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Elle’s Grandfather

Tom Finigan – my Granfy (aged 14)

Elle: “Granfy – why are your face and hands so black and dirty?”
Tom: “Because I’ve been kissing the cat’s bottom.”

That silly little exchange happened a number of times as I was a young child, and never ceased to make me giggle. It is one of the happy memories I have of growing up. My Granfy (Tom Finigan) ran his own engineering business at the time… and used to come home covered in graphite. He looked like he’d been down a mine.

I spent a lot of time at my Nanny (Irene Finigan neé Emerson) & Granfy’s house as I was growing up – my Mum and I also lived with them for a time when we first moved down South… and I was rarely happier than when I was sat by his side… “helping” him with his crosswords… sorting his cigar cards (yes… I always needed to file things, even then)… watching Countdown with my Nanny… or racing about with their white Boxer dog, Rocky.

I was the eldest Granddaughter of the family… and spoiled rotton of course! I was their little princess, and they always had time to give me a cuddle, or tell me silly stories. Continue reading

A day with Billy…

Good morning owners!

After destroying a large vase on Friday. Probably caused by him and the Lab bouncing around because I had the audacity to go out for a while – there’s little doubt in mind he’d have been the instigator of the incident, if not the actual body that brought it down – we woke yesterday to the not particularly welcome sight of the welcome mat partially de-constructed.

They travelled great on the ferry when we moved recently, despite the appalling journey courtesy of ferry company Acciona Mediterrania (wankers), they were fantastic in the car, they’ve settled into the new house well, their behaviour has – almost – been  pretty good – until the last few days since Billy’s mischievous streak has returned. House training has gone out of the window a couple of times as he gets used to a new toilet regime, and has caused various levels of destruction of household items.

The culprit!

Following on from the mat incident – we were furious – he was frankly a bloody nuisance for the rest of the day, under our feet, annoying the other hounds, pestering visitors – including being very insistent he park himself in-front of the chap trying to negotiate our house on crutches.

Just at the point when I wondering “Why the hell did we rescue him?”, things changed. Quickly. Behind where we live is a track up the mountain, and since we’ve moved I’ve been taking them up there one by one for their last ‘activity’ of the day. Last night when I got back with the Labrador (Pepper) I brought him in and immediately noticed the little ginger freak wasn’t at the door staring at me with a wagging tail. I looked through – the back door was open. It wouldn’t be the first time he’d jumped the outside walls. A quick search and the dismayed running backwards and forward of his ‘brothers’ confirmed this was the case. Continue reading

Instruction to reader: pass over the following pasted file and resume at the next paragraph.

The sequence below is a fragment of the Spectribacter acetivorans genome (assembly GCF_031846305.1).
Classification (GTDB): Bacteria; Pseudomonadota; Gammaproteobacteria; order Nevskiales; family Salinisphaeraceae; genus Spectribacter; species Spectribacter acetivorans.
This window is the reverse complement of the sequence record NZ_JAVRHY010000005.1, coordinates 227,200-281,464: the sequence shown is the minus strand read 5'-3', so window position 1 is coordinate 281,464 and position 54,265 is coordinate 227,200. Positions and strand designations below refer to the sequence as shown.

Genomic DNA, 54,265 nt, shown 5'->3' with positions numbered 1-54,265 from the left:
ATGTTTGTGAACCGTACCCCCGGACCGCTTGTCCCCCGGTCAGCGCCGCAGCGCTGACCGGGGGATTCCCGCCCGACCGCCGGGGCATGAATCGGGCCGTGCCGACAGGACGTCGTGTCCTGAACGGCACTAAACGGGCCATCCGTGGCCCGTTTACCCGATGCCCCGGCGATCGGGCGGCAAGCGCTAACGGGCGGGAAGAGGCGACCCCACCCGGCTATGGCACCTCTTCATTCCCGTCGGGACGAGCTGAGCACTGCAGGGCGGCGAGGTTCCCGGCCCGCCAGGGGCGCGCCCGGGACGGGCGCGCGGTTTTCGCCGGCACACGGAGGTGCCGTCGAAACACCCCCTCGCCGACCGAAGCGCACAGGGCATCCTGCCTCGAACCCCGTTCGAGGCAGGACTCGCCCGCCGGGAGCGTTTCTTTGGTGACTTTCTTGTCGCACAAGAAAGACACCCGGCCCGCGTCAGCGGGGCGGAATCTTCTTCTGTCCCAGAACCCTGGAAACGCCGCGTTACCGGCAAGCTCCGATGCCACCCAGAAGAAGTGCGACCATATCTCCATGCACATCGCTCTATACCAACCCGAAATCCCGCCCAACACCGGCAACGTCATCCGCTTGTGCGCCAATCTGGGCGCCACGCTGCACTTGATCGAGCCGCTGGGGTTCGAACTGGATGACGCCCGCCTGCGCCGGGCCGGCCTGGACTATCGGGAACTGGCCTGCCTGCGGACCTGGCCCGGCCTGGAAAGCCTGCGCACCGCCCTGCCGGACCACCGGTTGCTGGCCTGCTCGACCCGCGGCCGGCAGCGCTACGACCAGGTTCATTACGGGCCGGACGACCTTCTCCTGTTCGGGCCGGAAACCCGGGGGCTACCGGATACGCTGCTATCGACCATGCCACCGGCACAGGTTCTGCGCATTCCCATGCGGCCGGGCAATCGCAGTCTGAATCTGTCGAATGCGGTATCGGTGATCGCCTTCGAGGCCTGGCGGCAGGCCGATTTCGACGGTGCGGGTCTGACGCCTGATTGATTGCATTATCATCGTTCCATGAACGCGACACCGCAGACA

Acciona Trasmediterránia – Arrecife to Cadiz

I’ve been quiet on my blog again for a while – we’ve been moving, and as a result  of the move have some advice to share with fellow animal lovers – If you’re thinking of travelling with dogs or cats between Lanzarote and Cadiz on the Acciona Trasmediterránia ferry  – DON’T!

We thought long and hard when we decided to bring our dogs to mainland Spain from Lanzarote. We looked at every detail. Our dogs are part of the family, they are neither accessories, nor are they dumb animals. It’s like having three toddlers, and I personally work on the principle of ‘Would I put my kids through that’?

So rather than the expense of doping them up and transporting them by plane, we were thrilled to find out that the Arrecife to Cadiz ferry allowed pets, and at only €36 per dog was an incredible saving on the cost of flying them. Result! We thought so at the time anyway. On the strength of this we called the call centre and booked after being told…

“Yes, you can see the dogs any time you want”.

“Yes, if you want to stay with them you can”.

There was no ambiguity with the responses from the call centre – we could stay with our dogs. I didn’t mind how uncomfortable it would be for us, I just wanted to make sure it was as stress free for them as possible. They didn’t ask for the move – it’s something we wanted, why should they suffer?

The outside ‘kennels’ – these are a couple of the better ones – many had doors missing.

So, the move time came and consisted of three trips. Two were to Cadiz and back for me with the car and our stuff. The third would be when I’d be returning to Cadiz with Elle and the dogs.

I hate boats, and I loathe boredom, so one 30 plus hour journey was more than enough for me, never mind having to do that three times. However doing the trip alone there and back would give me time to check out the facilities for animals. On the first trip I was horrified to find out that the kennels were below decks. They were filthy, and access was limited to very specific hours. These were… Continue reading

Why?

It's a stone you moron!

You’re with me when I sleep, you’re with me when I wake;
You’re with me in the daytime, and with me in the dark;
With me in the fields and with me in the park.

Not a care for what I say, and not a care for what I do;
You’d be still beside me, if I was a total twat.

Why the fcuk – would anyone want a bloody cat!

Back to work!

So it’s the Monday after the weekend before and I’m feeling so much better than I expected I would after walking the 70 plus kilometres from Orzola to the lighthouse at Playa Blanca. The blisters  healing quickly and hardly a twinge from my legs and back.

Just before setting off